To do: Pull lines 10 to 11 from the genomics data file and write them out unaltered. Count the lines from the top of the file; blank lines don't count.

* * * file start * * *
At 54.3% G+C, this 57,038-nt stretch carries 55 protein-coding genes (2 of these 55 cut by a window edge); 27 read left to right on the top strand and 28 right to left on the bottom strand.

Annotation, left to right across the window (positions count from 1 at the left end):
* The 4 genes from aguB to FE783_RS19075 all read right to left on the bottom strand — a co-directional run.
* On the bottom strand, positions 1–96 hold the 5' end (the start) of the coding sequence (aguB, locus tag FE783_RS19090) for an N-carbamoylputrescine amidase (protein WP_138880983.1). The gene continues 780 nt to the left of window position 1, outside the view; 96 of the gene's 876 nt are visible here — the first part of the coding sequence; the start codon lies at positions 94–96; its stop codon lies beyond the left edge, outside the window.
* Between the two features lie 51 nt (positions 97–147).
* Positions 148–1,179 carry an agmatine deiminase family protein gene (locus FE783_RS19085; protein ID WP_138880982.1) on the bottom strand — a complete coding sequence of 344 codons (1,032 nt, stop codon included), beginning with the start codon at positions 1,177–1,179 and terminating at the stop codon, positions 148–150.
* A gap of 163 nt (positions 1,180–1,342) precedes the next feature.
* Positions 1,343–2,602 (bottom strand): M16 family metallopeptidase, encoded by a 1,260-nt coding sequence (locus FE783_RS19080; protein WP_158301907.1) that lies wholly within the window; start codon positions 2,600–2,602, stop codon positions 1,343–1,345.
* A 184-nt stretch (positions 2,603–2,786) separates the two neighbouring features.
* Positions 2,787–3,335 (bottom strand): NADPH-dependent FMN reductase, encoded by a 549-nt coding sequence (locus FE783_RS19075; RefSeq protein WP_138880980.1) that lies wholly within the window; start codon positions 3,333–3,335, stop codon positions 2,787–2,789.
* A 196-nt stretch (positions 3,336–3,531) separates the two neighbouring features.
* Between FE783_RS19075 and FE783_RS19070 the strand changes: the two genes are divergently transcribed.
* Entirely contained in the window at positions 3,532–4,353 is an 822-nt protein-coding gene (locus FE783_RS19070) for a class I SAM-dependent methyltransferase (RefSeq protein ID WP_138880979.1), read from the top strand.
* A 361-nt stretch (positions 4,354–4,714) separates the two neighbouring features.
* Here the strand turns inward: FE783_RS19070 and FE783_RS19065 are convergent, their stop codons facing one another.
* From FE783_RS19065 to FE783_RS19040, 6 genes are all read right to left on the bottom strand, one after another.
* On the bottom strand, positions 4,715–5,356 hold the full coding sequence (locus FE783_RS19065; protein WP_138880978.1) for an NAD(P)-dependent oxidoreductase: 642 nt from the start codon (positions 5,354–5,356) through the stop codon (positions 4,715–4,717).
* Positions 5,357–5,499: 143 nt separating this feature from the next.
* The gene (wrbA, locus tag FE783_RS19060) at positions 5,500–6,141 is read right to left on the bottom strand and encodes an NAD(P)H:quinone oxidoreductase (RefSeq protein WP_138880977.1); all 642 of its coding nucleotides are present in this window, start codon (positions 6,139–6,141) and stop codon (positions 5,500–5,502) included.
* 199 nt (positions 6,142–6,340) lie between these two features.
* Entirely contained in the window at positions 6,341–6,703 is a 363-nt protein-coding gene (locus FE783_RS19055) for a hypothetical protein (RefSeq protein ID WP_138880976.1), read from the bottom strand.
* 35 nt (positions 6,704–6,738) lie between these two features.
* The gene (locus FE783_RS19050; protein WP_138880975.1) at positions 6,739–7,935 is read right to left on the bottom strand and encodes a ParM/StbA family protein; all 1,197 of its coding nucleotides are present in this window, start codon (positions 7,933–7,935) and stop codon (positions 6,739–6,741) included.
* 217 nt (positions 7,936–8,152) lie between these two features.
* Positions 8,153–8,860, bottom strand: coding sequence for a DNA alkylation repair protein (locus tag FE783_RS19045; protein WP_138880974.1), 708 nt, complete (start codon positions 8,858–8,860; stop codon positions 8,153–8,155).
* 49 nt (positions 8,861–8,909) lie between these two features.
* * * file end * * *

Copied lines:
* Positions 2,787–3,335 (bottom strand): NADPH-dependent FMN reductase, encoded by a 549-nt coding sequence (locus FE783_RS19075; RefSeq protein WP_138880980.1) that lies wholly within the window; start codon positions 3,333–3,335, stop codon positions 2,787–2,789.
* A 196-nt stretch (positions 3,336–3,531) separates the two neighbouring features.